carousel-focus

[media-credit name="Tiara Winata" align="alignleft" width="555"][/media-credit]A sizeable group of politically interested students gathered near the Campanile on Wednesday for the first Tech presidential Debate Watch Party for the 2012 election.

The debate party served as a window into the world of politics for many Tech students. Guest speakers State Senator Jason Carter, representing the 42nd Senate district, and Tech graduate and State Representative Buzz Brockway, representing the 101st House district, spoke on the importance of election issues, voting and getting involved.

Volunteer at the event helped students register to vote and obtain absentee ballots. While the special guest appearances, voting registration services and pre-debate refreshments drew people in, students at the Debate Watch Party stayed for the main attraction to see the different policy platforms that could determine the outcome of the election.

Some students focused on the economy as the most vital issue in the upcoming election, but foreign policy issues figured in the reasoning of others.

“We need to start looking at our debt.  If we don’t, it won’t matter how the economy does because some other country will own us,” said Andrew Swartz, a first-year AE major.

As a result, some students feel that crucial topics that were at the top of the list of concerns in the campaigns of previous years have been overshadowed during this election season due to increasing debate over which economic policy to rely on.

“Employment and the economy are important.  Immigration used to be a major [controversial]issue, but it’s been kind of tabled for the time being because the economy is so bad,” said Michael Samo, a first-year AE major.

People asking the question of what to do about long-running problems faced by struggling businesses and industries are looking for solutions on how to handle a potential federal bailout of U.S. automakers.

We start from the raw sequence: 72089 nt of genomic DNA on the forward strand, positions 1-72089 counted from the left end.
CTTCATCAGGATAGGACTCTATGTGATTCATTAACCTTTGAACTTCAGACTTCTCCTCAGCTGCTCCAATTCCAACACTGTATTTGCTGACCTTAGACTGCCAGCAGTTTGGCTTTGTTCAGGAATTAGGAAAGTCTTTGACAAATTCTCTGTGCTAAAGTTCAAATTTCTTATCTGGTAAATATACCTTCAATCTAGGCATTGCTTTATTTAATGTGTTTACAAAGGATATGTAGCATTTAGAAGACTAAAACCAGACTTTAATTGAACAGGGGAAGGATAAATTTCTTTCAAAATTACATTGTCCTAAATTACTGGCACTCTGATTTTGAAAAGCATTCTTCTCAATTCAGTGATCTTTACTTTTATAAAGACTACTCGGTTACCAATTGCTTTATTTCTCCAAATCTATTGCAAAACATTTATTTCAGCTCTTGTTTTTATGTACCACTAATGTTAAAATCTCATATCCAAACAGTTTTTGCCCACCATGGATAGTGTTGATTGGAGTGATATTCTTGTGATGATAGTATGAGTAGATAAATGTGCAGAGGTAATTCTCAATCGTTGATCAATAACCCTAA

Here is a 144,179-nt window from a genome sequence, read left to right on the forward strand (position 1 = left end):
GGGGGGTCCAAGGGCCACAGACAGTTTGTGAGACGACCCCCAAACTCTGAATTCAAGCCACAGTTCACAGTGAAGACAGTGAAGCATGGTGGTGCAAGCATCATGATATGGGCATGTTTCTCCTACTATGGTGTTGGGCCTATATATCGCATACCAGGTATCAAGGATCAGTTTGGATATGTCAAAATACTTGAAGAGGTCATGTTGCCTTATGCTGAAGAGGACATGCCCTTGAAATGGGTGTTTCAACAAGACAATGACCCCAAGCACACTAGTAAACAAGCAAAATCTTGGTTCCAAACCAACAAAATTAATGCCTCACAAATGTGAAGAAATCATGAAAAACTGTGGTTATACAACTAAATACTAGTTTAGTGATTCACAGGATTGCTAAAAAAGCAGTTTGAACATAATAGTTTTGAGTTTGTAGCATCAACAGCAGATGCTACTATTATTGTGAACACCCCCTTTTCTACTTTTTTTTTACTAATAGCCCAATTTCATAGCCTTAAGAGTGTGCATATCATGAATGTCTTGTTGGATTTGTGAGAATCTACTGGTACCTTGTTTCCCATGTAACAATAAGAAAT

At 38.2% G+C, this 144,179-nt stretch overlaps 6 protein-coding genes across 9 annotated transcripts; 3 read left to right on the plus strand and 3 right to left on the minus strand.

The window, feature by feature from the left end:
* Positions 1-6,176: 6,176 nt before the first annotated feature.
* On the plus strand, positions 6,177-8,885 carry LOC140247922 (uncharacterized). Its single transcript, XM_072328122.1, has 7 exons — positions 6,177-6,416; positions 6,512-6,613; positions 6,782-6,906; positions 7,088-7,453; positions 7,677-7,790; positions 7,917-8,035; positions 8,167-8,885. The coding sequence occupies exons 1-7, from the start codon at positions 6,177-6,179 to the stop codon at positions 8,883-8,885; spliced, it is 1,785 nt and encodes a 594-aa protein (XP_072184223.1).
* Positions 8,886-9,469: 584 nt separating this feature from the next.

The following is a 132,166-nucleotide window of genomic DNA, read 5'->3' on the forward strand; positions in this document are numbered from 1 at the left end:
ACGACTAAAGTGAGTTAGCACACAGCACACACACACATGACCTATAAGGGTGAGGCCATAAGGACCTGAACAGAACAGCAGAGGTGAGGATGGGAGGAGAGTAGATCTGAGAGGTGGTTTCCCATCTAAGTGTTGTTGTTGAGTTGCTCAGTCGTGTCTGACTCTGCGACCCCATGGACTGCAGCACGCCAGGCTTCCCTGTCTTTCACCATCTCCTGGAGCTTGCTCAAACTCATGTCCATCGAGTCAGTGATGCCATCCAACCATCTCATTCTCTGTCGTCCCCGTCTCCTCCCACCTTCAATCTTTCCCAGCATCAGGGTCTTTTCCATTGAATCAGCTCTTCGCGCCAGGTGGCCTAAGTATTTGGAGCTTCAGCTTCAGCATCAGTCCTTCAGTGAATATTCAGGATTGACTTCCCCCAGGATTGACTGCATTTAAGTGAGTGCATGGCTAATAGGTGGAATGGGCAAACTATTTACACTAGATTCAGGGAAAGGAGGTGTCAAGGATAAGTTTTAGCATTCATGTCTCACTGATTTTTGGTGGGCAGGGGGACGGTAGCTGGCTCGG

“I am by no means a socialist.  If a company wants to follow bad practices let them die.  But when a city [like Detroit] in the case of auto bailouts depends on a company, you need to step in and save it,” said  Chris Underwood, a first-year CE major.

On the international front, the war remains an issue of great importance to many people.

“I think we should focus on getting out of the Middle East,” Lorinna Slater, a first-year CMPE major.

The presence and number of troops stationed in Iraq will be largely determined by the election results in November.

Authority over foreign relations will be a responsibility of the next president.

“The president can’t exactly force Congress to pass bills.  But he does have a lot more power in foreign policy,” said Steven Su, a first-year BME major.

When asked specifically about what it would take for Romney or Obama to win the debate, some students indicated that Romney in particular would have to perform well in order to carry the debate.

“Obama has the upper hand in showmanship.  Romney really needs to hone in on every point if he wants to win,”  Swartz said.

Election debates in the coming weeks are scheduled to be broadcast live in the Student Center Theater.

For the crucial first debate, staying focused on the issues at hand is a factor that many people will be paying attention to.

“Romney needs to be careful with his words.  If he sticks to the points then he has a much better chance. Obama needs to stay on topic, since sometimes he doesn’t really answer questions,” Samo said.